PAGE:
For some student doulas, their fantasy of becoming a doula may be based on supporting parents through the sacredness and beauty of home births with soft music and candle light, women labouring in their power and having gentle births that are peaceful and flow perfectly.

The truth of the matter is that some births are anything but peaceful and sacred. Sometimes we have to support parents through births that we are traumatised by and we absolutely cannot show our feelings to the parents. Or we just know that the care-provider perhaps hasn’t been offering the best possible care and that the birth has turned out not at all as the parents would have wanted.

We as doulas, then internalise the way we feel to protect the parents, as our job is play a major role in helping them feel that they have had a good birth experience. And what do we then do with all of these internalised emotions? We either burn out eventually, or we give up attending births, or we find ourselves feeling depressed, guilty, angry or apathetic. We lose track of appropriate boundaries with the parents, or we shut down in order to cope.

What happens is that not only do we sit with our own trauma, but the trauma of the parents as well – we are vicariously traumatised. Doulas tend to be on the upper end of empathetic and so tend to really be in tune with other people’s feelings. This is where self-care is absolutely essential and why it is covered in the Mama Bamba doula training program.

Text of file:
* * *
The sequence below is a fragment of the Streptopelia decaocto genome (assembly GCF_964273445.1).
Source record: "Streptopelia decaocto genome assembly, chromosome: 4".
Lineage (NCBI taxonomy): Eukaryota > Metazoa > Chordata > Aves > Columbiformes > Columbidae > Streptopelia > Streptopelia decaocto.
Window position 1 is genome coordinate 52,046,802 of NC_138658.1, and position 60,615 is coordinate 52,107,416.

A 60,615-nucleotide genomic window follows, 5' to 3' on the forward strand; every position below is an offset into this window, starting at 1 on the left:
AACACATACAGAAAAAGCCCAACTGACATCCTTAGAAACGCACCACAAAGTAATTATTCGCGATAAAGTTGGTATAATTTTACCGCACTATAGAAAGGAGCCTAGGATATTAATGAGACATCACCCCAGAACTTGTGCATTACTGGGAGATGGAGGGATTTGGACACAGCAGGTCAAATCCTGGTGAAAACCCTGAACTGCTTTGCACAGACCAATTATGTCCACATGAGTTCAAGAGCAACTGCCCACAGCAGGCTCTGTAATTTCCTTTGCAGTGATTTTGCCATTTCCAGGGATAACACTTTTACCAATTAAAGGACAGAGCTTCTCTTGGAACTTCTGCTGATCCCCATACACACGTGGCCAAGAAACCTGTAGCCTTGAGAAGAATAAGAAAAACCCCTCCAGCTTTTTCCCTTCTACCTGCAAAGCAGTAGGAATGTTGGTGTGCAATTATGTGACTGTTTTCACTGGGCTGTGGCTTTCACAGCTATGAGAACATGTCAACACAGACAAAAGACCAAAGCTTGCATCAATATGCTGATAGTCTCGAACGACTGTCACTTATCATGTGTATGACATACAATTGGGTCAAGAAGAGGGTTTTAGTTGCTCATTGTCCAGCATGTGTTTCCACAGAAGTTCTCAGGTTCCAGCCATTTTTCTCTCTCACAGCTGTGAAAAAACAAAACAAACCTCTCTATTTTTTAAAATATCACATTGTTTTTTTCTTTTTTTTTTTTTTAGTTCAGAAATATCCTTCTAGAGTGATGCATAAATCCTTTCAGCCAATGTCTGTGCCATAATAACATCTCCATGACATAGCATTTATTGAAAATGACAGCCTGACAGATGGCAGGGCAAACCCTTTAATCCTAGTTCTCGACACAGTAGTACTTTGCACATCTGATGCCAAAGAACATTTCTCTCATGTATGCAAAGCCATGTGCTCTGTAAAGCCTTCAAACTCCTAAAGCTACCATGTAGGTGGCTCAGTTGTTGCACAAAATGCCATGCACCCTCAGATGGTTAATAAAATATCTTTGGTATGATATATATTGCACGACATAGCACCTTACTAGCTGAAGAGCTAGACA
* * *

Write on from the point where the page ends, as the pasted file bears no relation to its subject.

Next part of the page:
Part of the self-care we need is debriefing. We need to talk through our experience in order to process the event, and also to have our feelings validated and possibly reframed. We need to be heard just as much as the parents do, and part of our postpartum involvement is listening to the parents debrief their birth story. Doulas need that too, doulas need to be seen and heard just as much as the parents do.

As a counsellor as well as a doula, I offer free debriefing to Mama Bamba student doulas. I also recommend that you have an arrangement with, perhaps your backup or a fellow doula, for a post-birth debrief – sometimes even a voice note can suffice to feel complete. Also it may require more than one or two conversations and it doesn’t matter if it’s your first birth or fifty first birth – debriefing is self-care!
Just find a space to be heard and validated. It makes a huge difference to your health and mental state and is absolutely essential for you to be the best possible doula!

Angela +27 73 665 5884

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